News story

Online support for the Armed Forces community

Armed Forces personnel are being urged to talk about issues that are worrying them via a social media website.

This was published under the 2010 to 2015 Conservative and Liberal Democrat coalition government

A soldier at the Army Personnel Recovery Centre in Edinburgh [Picture: Sergeant Ian Forsyth, Crown copyright]

A soldier at the Army Personnel Recovery Centre in Edinburgh is a free online space where serving personnel, veterans and their families can talk about what’s troubling them and get help and support in a safe environment whenever they need it.

The service is easy to use, completely anonymous and available 24/7. Trained professionals are online at all times to ensure everyone is safe.

Traditionally it’s men who find it difficult to talk about what’s on their mind but on the Big White Wall (BWW) they have found a place to open up. 60 per cent of BWW members from the Armed Forces community are male.

One member of BWW, currently serving, and who wishes to remain anonymous, said:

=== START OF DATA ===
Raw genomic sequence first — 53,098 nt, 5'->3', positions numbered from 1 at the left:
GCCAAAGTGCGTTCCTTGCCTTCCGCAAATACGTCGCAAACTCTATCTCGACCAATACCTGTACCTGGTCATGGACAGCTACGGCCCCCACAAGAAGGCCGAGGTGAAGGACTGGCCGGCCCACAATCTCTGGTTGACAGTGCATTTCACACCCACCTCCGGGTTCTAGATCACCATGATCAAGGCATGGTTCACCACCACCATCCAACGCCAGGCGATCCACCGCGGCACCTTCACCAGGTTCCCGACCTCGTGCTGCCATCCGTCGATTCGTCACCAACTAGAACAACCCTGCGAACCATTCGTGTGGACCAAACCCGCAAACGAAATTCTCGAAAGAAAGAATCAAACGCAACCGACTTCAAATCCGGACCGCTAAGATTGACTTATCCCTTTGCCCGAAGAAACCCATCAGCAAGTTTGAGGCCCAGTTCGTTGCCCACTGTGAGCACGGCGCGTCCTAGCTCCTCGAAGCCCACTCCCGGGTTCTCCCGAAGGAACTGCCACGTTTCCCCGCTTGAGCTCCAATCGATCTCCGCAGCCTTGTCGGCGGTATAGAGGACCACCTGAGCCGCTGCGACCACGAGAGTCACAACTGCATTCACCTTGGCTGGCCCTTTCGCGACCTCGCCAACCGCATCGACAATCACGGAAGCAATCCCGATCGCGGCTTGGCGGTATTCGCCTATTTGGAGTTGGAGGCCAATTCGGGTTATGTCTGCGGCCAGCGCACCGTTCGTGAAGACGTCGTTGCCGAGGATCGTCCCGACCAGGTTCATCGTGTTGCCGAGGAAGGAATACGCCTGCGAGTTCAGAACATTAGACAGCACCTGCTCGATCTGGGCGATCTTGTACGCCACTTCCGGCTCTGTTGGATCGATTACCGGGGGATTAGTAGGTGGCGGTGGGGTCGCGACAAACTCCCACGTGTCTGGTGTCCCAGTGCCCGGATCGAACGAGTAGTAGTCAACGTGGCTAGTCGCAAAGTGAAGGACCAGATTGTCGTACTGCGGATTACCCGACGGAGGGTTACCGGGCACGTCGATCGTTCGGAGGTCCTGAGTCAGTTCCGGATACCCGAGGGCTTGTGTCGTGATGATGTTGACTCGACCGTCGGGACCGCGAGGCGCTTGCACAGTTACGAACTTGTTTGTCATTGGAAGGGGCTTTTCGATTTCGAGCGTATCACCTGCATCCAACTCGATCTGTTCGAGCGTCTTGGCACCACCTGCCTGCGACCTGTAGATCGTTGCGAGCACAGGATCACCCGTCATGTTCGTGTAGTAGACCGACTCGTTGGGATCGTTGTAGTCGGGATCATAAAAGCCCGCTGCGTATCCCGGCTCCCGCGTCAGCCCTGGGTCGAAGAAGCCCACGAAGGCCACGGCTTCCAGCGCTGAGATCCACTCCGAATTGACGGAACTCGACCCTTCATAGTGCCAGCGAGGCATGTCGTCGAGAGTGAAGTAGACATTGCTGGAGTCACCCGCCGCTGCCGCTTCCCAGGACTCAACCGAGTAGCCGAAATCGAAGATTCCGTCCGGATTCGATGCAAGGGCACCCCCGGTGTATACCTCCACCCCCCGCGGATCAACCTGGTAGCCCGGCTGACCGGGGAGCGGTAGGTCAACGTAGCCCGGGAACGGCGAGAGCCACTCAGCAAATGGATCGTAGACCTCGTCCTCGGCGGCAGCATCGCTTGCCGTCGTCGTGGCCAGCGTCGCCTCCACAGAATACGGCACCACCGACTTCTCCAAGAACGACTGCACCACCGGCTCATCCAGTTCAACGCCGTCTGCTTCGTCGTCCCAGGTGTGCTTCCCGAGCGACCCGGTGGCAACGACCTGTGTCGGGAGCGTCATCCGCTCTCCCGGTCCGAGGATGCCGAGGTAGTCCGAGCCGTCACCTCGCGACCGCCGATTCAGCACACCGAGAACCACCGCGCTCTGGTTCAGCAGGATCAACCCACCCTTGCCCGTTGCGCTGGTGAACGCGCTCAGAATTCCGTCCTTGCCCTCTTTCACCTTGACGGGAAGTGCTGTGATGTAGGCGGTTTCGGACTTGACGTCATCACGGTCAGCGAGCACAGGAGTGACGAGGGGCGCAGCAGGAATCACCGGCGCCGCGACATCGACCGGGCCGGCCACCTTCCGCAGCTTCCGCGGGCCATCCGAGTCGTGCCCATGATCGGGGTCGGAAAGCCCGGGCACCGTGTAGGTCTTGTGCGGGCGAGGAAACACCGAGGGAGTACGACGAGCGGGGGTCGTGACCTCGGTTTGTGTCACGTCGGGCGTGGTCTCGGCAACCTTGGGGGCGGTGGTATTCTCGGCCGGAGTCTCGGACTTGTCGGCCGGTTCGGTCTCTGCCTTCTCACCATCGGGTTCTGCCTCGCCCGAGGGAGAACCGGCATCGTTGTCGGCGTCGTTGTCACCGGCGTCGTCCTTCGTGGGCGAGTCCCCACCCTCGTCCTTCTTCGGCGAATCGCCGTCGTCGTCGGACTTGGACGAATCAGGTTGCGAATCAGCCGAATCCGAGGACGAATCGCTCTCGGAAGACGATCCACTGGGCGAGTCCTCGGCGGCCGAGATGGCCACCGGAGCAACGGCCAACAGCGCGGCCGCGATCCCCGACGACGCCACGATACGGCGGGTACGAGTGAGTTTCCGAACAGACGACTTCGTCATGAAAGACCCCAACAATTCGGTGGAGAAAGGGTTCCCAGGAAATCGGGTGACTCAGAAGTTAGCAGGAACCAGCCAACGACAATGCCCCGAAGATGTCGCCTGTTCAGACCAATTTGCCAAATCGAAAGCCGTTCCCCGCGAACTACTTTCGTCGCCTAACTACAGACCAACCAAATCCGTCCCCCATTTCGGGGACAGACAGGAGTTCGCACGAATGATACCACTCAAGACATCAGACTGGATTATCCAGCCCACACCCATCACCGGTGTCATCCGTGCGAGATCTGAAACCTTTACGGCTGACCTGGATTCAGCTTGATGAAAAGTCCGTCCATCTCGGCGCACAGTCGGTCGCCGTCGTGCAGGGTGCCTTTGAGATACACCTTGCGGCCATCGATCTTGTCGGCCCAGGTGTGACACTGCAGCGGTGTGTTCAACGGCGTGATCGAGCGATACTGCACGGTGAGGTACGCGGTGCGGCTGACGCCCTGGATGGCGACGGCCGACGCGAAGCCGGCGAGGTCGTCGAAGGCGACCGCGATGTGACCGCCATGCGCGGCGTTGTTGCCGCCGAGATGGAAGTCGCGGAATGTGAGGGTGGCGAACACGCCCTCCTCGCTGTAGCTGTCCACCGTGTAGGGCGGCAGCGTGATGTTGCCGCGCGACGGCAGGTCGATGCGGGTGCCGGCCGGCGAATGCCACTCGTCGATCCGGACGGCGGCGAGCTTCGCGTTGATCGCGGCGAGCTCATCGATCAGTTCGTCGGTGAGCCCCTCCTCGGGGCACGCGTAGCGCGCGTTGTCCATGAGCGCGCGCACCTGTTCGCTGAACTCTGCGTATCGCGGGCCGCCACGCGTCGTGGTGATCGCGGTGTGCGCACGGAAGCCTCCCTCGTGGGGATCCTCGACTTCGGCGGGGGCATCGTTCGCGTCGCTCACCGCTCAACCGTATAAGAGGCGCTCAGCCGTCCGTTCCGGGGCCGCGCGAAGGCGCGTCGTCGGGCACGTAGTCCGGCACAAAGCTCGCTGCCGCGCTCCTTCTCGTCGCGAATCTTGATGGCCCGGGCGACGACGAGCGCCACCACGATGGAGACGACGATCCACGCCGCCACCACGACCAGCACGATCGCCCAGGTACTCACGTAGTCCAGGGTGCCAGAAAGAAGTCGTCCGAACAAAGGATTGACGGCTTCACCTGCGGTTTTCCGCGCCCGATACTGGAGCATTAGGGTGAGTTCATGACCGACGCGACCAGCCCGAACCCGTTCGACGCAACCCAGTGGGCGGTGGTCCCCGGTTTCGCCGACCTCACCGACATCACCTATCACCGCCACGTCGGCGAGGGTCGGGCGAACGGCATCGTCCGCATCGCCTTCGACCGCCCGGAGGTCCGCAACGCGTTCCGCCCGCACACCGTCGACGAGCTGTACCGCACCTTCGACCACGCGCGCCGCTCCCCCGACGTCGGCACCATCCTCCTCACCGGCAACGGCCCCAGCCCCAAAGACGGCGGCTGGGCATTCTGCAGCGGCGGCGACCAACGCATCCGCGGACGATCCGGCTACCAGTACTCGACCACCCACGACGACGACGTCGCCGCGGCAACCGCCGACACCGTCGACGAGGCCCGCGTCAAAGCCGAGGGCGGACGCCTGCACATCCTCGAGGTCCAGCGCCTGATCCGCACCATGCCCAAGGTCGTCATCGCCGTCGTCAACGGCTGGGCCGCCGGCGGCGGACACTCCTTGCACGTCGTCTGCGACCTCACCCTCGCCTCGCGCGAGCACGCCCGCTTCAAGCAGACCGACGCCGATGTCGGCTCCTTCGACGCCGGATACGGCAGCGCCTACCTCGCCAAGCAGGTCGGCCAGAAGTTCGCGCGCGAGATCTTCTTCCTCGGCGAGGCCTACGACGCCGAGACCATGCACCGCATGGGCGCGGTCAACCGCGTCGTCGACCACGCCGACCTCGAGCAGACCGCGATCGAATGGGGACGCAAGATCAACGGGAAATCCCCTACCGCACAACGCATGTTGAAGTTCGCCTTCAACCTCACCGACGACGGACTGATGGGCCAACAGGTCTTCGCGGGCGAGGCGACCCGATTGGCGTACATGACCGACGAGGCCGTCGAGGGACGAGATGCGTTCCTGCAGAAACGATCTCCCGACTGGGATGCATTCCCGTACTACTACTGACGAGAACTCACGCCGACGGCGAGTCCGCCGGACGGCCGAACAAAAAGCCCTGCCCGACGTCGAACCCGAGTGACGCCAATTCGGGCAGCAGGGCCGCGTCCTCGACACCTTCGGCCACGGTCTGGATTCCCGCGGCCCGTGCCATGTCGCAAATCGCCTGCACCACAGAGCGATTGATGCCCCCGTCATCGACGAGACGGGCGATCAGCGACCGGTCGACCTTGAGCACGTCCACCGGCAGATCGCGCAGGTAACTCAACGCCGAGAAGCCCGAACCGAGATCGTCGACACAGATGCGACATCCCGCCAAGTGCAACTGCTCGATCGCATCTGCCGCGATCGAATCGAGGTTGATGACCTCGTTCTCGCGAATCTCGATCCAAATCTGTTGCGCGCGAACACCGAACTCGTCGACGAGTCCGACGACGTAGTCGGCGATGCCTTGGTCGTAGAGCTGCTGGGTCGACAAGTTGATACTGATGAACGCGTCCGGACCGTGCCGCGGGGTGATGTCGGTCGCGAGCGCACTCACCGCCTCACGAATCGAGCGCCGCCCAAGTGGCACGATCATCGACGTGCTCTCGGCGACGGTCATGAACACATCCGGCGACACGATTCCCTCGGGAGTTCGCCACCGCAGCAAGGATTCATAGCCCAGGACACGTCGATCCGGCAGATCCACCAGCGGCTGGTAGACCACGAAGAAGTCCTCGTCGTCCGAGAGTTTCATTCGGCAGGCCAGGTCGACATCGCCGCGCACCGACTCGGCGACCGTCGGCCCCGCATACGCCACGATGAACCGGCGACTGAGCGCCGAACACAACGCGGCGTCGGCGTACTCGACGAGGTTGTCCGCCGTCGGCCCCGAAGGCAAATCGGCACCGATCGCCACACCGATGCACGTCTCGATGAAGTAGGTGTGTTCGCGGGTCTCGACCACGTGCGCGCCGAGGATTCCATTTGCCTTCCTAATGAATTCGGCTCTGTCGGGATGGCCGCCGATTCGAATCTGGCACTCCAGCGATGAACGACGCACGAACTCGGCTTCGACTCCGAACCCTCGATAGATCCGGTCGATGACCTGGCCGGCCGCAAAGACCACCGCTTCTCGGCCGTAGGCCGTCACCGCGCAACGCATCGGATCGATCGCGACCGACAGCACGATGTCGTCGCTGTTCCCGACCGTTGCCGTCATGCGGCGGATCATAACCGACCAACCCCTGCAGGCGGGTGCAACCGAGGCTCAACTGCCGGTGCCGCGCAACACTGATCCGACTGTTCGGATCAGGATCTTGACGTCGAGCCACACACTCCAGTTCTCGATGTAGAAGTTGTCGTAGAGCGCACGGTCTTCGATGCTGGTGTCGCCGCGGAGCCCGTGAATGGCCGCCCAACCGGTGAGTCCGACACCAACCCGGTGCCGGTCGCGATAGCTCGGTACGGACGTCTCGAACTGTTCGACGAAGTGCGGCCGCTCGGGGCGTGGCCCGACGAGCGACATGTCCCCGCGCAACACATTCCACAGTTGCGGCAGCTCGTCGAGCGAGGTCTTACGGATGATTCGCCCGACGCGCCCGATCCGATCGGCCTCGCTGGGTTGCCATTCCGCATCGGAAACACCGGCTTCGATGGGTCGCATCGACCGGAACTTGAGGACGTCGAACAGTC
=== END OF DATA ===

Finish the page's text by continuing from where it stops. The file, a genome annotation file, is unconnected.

BWW helped me feel less alone in Afghanistan. For a base with 15,000 people, Camp Bastion was a pretty lonely place. It’s good to know BWW is with me wherever and whenever I need it.

BWW allows people from the Armed Forces community to get support from like-minded people to express what they’re really feeling. Members can choose to vent and express how they feel in words through a ‘Talkabout’ or images by making ‘Bricks’.

They can share issues with members of the community or trained professionals, called Wall Guides, who are online at all times. They can also conduct tests to help them understand common issues such as depression and anxiety and access lots of useful information.

BWW has professionally-led guided groups designed to help people deal with issues from work stress to getting a better night’s sleep.

The website also produces a free fortnightly email, with hints and tips for members of the Armed Forces community about topical, everyday issues that may affect them.

For example, how to deal with stress, relationship problems, money issues or simply how to think about things differently to make positive change. There’s no need to join BWW to receive wallpaper.

BWW has supported over 12,000 people to date and has been commissioned by the Ministry of Defence, Clinical Commissioning Groups, the Department of Health and Help for Heroes.

Published 14 June 2013